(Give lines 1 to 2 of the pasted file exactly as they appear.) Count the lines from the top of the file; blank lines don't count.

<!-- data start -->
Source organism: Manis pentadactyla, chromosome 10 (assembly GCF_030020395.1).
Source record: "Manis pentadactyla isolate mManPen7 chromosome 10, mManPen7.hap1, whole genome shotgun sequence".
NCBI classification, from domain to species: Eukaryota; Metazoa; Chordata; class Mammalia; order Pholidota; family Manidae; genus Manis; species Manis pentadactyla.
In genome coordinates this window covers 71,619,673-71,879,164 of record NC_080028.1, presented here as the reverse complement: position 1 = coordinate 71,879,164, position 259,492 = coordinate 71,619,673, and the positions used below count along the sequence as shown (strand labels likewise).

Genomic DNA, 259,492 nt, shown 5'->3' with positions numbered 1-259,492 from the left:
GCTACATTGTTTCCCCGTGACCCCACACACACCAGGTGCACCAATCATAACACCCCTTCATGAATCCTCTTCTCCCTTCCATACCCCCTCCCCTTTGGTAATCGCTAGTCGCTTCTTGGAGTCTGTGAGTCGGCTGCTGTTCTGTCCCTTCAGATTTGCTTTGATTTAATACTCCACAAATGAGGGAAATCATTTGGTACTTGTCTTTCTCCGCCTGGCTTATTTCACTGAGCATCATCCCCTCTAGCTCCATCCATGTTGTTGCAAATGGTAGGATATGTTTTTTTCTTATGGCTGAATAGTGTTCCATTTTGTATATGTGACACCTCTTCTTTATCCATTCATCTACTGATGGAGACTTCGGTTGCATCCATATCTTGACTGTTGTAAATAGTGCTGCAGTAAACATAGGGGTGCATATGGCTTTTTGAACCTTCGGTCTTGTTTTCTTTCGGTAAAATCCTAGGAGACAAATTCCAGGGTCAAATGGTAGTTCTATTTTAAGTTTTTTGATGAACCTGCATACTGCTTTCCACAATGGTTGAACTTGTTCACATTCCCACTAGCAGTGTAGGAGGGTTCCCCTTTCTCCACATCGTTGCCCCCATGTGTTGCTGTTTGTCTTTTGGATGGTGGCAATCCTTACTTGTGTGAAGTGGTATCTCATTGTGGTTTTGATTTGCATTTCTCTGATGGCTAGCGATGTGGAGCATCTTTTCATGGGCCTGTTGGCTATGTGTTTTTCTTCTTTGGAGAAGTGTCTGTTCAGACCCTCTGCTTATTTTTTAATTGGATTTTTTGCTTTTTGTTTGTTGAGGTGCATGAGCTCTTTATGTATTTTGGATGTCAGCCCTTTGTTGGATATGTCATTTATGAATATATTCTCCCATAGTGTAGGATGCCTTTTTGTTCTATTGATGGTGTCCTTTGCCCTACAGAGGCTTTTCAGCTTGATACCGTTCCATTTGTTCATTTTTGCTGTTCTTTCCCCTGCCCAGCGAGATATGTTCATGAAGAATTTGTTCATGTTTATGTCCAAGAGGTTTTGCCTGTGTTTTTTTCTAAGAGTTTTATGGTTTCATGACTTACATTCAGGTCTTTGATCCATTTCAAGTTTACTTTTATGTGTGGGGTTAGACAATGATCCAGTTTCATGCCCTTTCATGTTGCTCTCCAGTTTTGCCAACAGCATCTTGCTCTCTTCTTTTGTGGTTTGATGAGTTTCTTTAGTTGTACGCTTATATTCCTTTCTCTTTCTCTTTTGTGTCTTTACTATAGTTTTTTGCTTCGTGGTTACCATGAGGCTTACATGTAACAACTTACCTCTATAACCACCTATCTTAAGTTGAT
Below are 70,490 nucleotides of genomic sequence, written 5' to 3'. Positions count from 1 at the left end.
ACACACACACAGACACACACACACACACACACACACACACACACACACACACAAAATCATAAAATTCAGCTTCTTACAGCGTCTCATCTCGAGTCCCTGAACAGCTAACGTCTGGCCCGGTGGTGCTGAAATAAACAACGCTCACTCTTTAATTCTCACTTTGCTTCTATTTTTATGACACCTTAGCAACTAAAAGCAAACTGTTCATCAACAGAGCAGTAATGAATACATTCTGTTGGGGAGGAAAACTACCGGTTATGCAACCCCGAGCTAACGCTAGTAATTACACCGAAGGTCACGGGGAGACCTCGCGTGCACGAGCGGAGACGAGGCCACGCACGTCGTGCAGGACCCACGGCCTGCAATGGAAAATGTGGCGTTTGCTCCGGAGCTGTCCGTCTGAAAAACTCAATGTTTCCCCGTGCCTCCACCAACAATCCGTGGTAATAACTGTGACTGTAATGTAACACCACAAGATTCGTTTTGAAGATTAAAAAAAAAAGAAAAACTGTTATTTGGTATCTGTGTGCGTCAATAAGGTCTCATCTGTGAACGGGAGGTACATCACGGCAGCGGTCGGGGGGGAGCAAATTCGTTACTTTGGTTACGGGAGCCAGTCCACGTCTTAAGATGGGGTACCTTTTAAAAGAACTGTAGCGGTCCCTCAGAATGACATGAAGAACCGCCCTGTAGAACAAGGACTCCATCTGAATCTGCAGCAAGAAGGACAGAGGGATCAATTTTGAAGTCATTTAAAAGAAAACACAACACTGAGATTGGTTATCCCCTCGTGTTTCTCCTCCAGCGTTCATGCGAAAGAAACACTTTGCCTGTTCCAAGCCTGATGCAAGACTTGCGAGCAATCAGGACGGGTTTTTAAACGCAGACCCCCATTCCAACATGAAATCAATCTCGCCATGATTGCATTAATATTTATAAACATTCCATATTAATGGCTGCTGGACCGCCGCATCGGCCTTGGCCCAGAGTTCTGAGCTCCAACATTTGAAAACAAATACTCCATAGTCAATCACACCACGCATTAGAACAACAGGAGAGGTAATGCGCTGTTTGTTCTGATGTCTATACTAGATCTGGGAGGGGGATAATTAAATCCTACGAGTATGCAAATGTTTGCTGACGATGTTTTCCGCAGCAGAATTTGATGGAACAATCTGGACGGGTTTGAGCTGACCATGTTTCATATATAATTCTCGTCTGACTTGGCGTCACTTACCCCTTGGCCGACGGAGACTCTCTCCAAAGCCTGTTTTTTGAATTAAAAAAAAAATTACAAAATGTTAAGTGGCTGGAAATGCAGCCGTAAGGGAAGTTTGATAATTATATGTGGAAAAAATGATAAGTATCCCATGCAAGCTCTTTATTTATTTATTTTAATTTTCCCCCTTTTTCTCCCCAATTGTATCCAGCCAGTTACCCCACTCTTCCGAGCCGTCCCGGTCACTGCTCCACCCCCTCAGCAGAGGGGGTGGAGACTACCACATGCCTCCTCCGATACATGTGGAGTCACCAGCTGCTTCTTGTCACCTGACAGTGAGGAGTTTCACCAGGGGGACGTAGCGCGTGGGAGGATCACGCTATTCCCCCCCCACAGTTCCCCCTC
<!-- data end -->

Source organism: Manis pentadactyla, chromosome 10 (assembly GCF_030020395.1).
Source record: "Manis pentadactyla isolate mManPen7 chromosome 10, mManPen7.hap1, whole genome shotgun sequence".